Qualitative studies use non-quantitative methods to contribute new knowledge and to provide new perspectives in health care. The COREQ guidelines published in 2007 is a 32-item checklist in the English language for qualitative research interviews and focus groups. [4],[24] It is useful for eliciting patient priorities and needs to improve the quality of healthcare. Guidelines like COREQ are designed to encourage improvement in the quality of reporting of qualitative studies, which in turn leads to improved conduct. It promotes complete and transparent reporting among researchers and indirectly improves the comprehensiveness and credibility of interview and focus group studies. The checklist consists of items specific to reporting qualitative studies and precludes generic criteria that are applicable to all types of research reports. [24]

Synthesis of qualitative research

ENTREQ (Enhancing Transparency in Reporting the synthesis of Qualitative research)

"Syntheses of qualitative research can pool data across different contexts, generate new theoretical or conceptual models, identify research gaps, inform the development of primary studies, and provide evidence for the development, implementation and evaluation of health interventions." [25] ENTREQ guidelines was published as a 21 item checklist in English language in 2012 for reporting synthesis of qualitative studies. [4] The synthesis of findings from numerous qualitative studies can provide excellent understanding of participants across healthcare contexts. The guidelines assist researchers to enhance the conduct and reporting of qualitative syntheses. It is a useful guide for beginners and readers of syntheses of qualitative health research. [25]

Quality improvement studies

SQUIRE (Standards for Quality Improvement Reporting Excellence)

"Improvement efforts focus primarily on making care better at unique local sites, rather than on generating new, generalizable scientific knowledge." [26] Since published reports of improvement work in healthcare differ in both content and quality, the SQUIRE guidelines were developed. It involved the initial publication of guidelines in 2005, a period of open, public feedback, and a consensus conference in April 2007. It is a 19-item checklist in the English language that has been translated into Japanese, Norwegian, and Spanish. [4]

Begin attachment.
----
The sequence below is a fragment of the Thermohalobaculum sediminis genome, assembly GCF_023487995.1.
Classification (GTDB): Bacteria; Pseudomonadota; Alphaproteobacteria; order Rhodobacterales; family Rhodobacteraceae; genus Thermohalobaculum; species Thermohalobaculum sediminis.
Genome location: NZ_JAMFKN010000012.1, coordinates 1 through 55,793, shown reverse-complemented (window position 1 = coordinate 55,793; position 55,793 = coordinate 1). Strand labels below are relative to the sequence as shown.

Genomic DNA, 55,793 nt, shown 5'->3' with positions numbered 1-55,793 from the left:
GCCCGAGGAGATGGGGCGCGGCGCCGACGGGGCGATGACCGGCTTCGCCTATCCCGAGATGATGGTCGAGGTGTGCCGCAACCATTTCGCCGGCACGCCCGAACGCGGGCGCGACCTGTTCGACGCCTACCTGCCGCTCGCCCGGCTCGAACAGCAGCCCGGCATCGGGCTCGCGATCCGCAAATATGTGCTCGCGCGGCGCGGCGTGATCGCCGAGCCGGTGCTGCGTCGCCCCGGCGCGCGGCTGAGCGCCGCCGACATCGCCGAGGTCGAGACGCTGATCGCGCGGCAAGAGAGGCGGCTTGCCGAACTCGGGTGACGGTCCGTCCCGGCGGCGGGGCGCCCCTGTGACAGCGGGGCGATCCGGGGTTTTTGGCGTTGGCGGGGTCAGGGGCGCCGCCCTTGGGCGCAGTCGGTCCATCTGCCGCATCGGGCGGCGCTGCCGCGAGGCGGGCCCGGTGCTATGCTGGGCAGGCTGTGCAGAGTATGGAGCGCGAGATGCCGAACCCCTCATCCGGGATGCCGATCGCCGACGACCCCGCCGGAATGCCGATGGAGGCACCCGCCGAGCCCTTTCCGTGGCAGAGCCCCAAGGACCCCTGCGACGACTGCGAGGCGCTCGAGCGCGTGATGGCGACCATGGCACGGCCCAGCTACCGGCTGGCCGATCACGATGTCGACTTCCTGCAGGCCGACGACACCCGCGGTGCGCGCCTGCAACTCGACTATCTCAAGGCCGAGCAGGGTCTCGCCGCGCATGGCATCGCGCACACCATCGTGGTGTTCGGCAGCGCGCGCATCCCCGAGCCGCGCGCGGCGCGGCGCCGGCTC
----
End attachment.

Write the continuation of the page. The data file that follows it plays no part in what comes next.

Quality improvement studies may not be familiar with many journal editors, peer reviewers, funding agencies, and other stakeholders. The SQUIRE guidelines present a comprehensive list which will be useful for large and complex improvement studies. It helps authors write comprehensive, usable articles about quality improvement in healthcare so that findings may be easily discovered and widely disseminated. [26]

Reporting in vitro studies of dental materials

For evaluating potential new materials or techniques, in vitro research is vital. Although in vitro research cannot reproduce a dynamic environment, it can provide important information about the properties and characteristics of a new material or technique. This checklist was published in 2012 and is a pilot proposal suited for reporting of experiments with extracted human teeth. It is essentially the CONSORT 2010 guidelines adapted to dental in vitro studies consisting of 14 items given in the English language. The checklist acts as a template for reporting in vitro studies in dentistry. [27]

Basic statistical reporting for articles published in biomedical journals

SAMPL (Statistical Analyses and Methods in the Published Literature)

Large proportions of articles contain errors in the application, analysis, interpretation, or reporting of statistics or in the design or conduct of research. These errors are serious enough to cast doubts on authors' conclusions. [28] The SAMPL guidelines were developed to overcome poor statistical reporting. The guidelines are given in the English language. [4] In many journals, guidelines for reporting statistical methods are limited to a paragraph or two in the instructions to the authors. Although the SAMPL guidelines are limited to the most common statistical analyses, they are sufficient to prevent most of the reporting deficiencies routinely found in scientific articles. These guidelines do not address the issues related to the design and conduct of research. The SAMPL guidelines are more specific and they complement the statistical guidelines given by reporting guidelines like CONSORT and STROBE. [28]